Forest Conservation Rules, 1981 had provisions for the constitution of an advisory committee that advises the central government on whether approvals to applications for diversion of forest area. The Rules also had provisions for members and the conditions the committee should consider while making its recommendations. The conditions, as stated by Rule 5 are–

“(a) Whether the forest land proposed to be used for non-forest purpose forms part of a nature reserve, national park, wildlife sanctuary, biosphere reserve or forms part of the habitat of any endangered or threatened species of flora and fauna or of an area lying in severely eroded catchment;

(b) Whether the use of any forest land is for agricultural purpose or for the rehabilitation of persons displaced from their residences by reason of any river valley or hydro-electric project;

(c) Whether the State Government or the other authority has certified that it has considered all other alternatives and that no other alternatives in the circumstances are feasible and that the required area is the minimum needed for the purpose; and

(d) Whether the State Government or the other authority undertakes to provide at its cost for acquisition of land or an equivalent area and afforestation thereof.”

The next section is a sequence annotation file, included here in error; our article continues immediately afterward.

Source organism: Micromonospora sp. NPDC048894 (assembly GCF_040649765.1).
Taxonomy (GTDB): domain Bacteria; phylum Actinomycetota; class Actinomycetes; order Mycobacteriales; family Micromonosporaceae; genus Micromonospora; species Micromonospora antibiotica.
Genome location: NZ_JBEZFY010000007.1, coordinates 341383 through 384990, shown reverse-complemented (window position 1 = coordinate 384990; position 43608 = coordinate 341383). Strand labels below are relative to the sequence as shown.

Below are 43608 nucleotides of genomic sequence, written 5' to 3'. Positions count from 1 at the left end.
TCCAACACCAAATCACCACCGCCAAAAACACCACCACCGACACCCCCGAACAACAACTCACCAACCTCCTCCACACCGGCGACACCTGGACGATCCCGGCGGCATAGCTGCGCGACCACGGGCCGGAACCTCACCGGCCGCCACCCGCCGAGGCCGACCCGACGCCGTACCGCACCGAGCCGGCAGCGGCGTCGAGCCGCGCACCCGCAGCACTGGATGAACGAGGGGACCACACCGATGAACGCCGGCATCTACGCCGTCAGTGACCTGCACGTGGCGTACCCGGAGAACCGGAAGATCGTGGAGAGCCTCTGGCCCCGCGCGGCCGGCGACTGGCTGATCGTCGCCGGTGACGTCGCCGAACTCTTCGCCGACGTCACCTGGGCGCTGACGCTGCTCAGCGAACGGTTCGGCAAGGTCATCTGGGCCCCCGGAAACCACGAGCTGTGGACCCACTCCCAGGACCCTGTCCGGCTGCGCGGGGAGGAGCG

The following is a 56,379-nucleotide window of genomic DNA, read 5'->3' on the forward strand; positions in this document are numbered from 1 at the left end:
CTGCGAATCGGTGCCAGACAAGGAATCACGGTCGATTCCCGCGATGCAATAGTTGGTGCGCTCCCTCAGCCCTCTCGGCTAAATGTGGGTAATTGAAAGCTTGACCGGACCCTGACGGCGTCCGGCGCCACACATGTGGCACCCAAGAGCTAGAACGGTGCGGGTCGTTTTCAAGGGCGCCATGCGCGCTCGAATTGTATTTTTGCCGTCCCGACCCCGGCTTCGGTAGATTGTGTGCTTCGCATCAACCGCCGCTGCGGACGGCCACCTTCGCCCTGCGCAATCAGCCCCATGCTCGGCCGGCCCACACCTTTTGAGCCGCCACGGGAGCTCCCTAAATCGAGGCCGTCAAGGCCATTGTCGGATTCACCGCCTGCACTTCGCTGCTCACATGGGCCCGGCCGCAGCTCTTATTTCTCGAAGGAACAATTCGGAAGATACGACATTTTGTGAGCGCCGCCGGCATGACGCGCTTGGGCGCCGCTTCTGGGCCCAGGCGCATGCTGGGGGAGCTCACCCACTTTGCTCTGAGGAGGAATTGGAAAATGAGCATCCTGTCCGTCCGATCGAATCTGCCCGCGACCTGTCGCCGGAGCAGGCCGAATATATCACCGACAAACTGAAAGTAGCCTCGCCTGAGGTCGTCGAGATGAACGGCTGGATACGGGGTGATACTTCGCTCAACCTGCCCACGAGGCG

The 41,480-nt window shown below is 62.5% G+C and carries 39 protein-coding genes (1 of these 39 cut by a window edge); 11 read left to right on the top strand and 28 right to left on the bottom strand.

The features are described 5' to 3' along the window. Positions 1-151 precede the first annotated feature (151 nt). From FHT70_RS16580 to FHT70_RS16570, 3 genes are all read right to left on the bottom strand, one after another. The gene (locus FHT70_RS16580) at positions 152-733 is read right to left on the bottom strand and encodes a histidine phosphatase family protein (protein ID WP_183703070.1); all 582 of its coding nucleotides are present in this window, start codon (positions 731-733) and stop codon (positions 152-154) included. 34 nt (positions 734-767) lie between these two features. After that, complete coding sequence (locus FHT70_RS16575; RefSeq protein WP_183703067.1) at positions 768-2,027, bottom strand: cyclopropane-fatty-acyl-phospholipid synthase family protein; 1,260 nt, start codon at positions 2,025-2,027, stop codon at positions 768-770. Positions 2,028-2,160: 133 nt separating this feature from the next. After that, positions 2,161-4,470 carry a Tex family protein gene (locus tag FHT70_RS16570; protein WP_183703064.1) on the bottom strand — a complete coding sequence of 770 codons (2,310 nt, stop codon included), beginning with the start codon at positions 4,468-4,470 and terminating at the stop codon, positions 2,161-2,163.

Evidently, there is no mention of Adivasi/tribal rights (land or forest) or welfare or any requirement that this committee should look into the effect of a project on the tribals living in the concerned area.

The Forest Conservation Rules were again enacted in 2003 replacing the 1981 rules, and thereafter too, the rules were amended in 2004, 2014 and 2017.

The latest Forest Conservation Rules, 2022 replace the 2003 Rules.

3. What are the Provisions of Forest (Conservation) Rules,2022?

3.1. Formation of Committees:

It constituted an Advisory Committee, a regional empowered committee at each of the integrated regional offices and a screening committee at State/Union Territory (UT) government-level.

3.2. Advisory Committee:

The role of the Advisory Committee is restricted to advise or recommend with regards to grant of approval under relevant sections in respect of proposals referred to it and any matter connected with the conservation of forests referred to it by the Central government.

3.3. Project Screening Committee:

  • The MoEFCC has directed the constitution of a project screening committee in each state/UT for an initial review of proposals involving diversion of forest land.
  • The five-member committee will meet at least twice every month and will advise the state governments on projects in a time bound manner.
  • All non-mining projects between 5-40 hectares must be reviewed within a period of 60 days and all such mining projects must be reviewed within 75 days.
  • For projects involving a larger area, the committee gets some more time — 120 days for non-mining projects involving more than 100 hectares and 150 days for mining projects.

3.4. Regional Empowered Committees: